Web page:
Bob Abbott, assistant parish attorney, said the city-parish is federally required to provide the relocation costs. He said federal provisions cap the relocation costs at $26,000 per property to ensure people are relocated into comparable homes. But in the case of the University Place relocation, he said, almost every homeowner has qualified for provisions that require the city to exceed the cap.
According to relocation guidelines, the city-parish must ensure that the homeowners can afford a home that is considered “decent, safe and sanitary” and meets the needs of the family. For example, if four children and a parent are living in a two-bedroom home, then the relocation funds would provide money to buy a house with more bedrooms.
“In some cases, the homeowners will come out a lot better,” said William Daniel, chief administrative officer to Mayor-President Kip Holden. “It’s not a perfect system, but it’s the fairest and best possible way to do this.”
Residents are also questioning why the appraisals came in so low. Greg Mitchell, a spokesman for the residents, asked the city-parish to use the appraisal firm Kermit Williams, which did favorable appraisals on the homes in 2010.
Both times the company did the appraisals it was instructed to value the homes as if they were not located next to a sewer plant. But many homeowners were dismayed that their appraisals came in sometimes 25 percent lower than the previous appraisals.
Francis’ mother’s home was appraised at $101,000 in 2010.
Mitchell’s mother’s home was appraised at $103,000 in 2010, and then $85,000 in the most recent appraisal.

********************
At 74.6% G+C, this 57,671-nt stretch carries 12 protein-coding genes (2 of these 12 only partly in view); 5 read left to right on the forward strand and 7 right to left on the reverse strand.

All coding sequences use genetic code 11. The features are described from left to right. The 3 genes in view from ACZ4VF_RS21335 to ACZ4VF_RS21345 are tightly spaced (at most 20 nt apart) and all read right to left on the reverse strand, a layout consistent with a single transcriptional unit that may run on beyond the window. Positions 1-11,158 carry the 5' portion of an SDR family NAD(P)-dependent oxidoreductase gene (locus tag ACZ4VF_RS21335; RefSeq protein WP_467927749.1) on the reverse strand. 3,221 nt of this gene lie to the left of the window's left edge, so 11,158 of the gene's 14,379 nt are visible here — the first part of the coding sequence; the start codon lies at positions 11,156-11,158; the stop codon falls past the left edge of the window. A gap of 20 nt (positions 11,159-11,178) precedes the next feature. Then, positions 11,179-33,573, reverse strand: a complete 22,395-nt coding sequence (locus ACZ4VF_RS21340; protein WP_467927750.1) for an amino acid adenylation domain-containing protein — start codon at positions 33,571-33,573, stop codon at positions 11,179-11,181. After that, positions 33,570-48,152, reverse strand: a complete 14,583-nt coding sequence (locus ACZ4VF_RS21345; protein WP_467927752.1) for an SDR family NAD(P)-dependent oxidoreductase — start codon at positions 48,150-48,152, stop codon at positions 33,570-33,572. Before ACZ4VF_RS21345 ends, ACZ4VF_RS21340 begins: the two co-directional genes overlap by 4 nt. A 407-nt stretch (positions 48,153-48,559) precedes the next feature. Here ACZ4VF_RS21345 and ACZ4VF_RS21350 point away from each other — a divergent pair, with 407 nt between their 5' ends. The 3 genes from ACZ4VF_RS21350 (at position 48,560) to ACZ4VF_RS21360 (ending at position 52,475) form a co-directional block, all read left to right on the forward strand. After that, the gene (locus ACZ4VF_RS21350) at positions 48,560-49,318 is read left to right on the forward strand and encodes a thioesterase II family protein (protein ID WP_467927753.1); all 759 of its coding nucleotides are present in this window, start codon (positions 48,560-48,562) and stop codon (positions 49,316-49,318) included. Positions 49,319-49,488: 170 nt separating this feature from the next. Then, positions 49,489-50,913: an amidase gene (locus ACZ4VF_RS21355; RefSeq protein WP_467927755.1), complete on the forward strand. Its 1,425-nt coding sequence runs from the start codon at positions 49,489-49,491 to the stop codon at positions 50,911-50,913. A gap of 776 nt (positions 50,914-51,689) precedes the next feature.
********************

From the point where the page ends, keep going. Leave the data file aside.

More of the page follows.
They said it’s unlikely the homes could have depreciated that much in three years.
Daniel noted that, when Kermit Williams did its initial appraisals, the company was working for the residents and not the city-parish. He said the city-parish had two firms do appraisals and takes the highest value. The appraisals also have to hold up in court, should the values be challenged by the homeowners.
He also said the appraisals are effectively irrelevant, because regardless of the value of the homes, the city-parish has to pay additional relocation costs to provide for a comparable home, which in most cases is going to be several thousands of dollars more than the original home.
The total appraised values of all of the properties came in at $3,677,333. But the estimate for the total relocation — which includes the cost for relocation, demolition and the appraisal services — is $5.6 million. The project is being paid for by the Sanitary Sewer Overflow plan, which is funded with revenues from a half-cent sales tax and sewer user fees.
While homeowners can challenge the offers, ultimately the city-parish will take their homes, Abbott said.
But he cautioned that challenging an expropriation not only stalls the buffer project, but could mean some of the city-parish’s payments to the homeowner would end up being expended on legal fees.
The buffer project was written into the city-parish’s federal consent decree to fix the crumbling sewer system, which means the city-parish is required to either have relocated the residents or filed the expropriation suits by January 2015.